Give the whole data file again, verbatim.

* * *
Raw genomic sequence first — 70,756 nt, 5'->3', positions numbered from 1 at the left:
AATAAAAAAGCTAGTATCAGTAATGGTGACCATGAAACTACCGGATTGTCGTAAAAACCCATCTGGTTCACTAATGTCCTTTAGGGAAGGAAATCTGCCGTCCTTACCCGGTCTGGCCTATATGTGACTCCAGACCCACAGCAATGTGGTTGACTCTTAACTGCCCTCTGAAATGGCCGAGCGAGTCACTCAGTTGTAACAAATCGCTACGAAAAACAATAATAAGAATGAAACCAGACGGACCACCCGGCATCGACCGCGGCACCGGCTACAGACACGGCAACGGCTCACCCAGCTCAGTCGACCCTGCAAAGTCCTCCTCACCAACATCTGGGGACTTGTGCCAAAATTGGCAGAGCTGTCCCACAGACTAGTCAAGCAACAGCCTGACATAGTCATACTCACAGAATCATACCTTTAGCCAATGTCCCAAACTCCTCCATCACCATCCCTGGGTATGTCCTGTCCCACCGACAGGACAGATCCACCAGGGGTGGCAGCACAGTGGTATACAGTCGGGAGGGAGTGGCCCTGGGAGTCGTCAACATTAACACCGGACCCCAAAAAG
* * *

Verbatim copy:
Raw genomic sequence first — 70,756 nt, 5'->3', positions numbered from 1 at the left:
AATAAAAAAGCTAGTATCAGTAATGGTGACCATGAAACTACCGGATTGTCGTAAAAACCCATCTGGTTCACTAATGTCCTTTAGGGAAGGAAATCTGCCGTCCTTACCCGGTCTGGCCTATATGTGACTCCAGACCCACAGCAATGTGGTTGACTCTTAACTGCCCTCTGAAATGGCCGAGCGAGTCACTCAGTTGTAACAAATCGCTACGAAAAACAATAATAAGAATGAAACCAGACGGACCACCCGGCATCGACCGCGGCACCGGCTACAGACACGGCAACGGCTCACCCAGCTCAGTCGACCCTGCAAAGTCCTCCTCACCAACATCTGGGGACTTGTGCCAAAATTGGCAGAGCTGTCCCACAGACTAGTCAAGCAACAGCCTGACATAGTCATACTCACAGAATCATACCTTTAGCCAATGTCCCAAACTCCTCCATCACCATCCCTGGGTATGTCCTGTCCCACCGACAGGACAGATCCACCAGGGGTGGCAGCACAGTGGTATACAGTCGGGAGGGAGTGGCCCTGGGAGTCGTCAACATTAACACCGGACCCCAAAAAG